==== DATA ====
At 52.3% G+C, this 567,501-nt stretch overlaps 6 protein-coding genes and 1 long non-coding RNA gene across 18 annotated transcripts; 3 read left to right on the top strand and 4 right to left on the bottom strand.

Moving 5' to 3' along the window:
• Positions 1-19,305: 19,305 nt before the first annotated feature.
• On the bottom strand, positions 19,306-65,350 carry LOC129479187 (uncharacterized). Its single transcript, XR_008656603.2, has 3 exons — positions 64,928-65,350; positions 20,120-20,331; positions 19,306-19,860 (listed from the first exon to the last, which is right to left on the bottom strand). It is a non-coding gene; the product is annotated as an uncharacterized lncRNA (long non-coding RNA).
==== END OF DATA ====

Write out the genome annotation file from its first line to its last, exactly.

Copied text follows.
At 52.3% G+C, this 567,501-nt stretch overlaps 6 protein-coding genes and 1 long non-coding RNA gene across 18 annotated transcripts; 3 read left to right on the top strand and 4 right to left on the bottom strand.

Moving 5' to 3' along the window:
• Positions 1-19,305: 19,305 nt before the first annotated feature.
• On the bottom strand, positions 19,306-65,350 carry LOC129479187 (uncharacterized). Its single transcript, XR_008656603.2, has 3 exons — positions 64,928-65,350; positions 20,120-20,331; positions 19,306-19,860 (listed from the first exon to the last, which is right to left on the bottom strand). It is a non-coding gene; the product is annotated as an uncharacterized lncRNA (long non-coding RNA).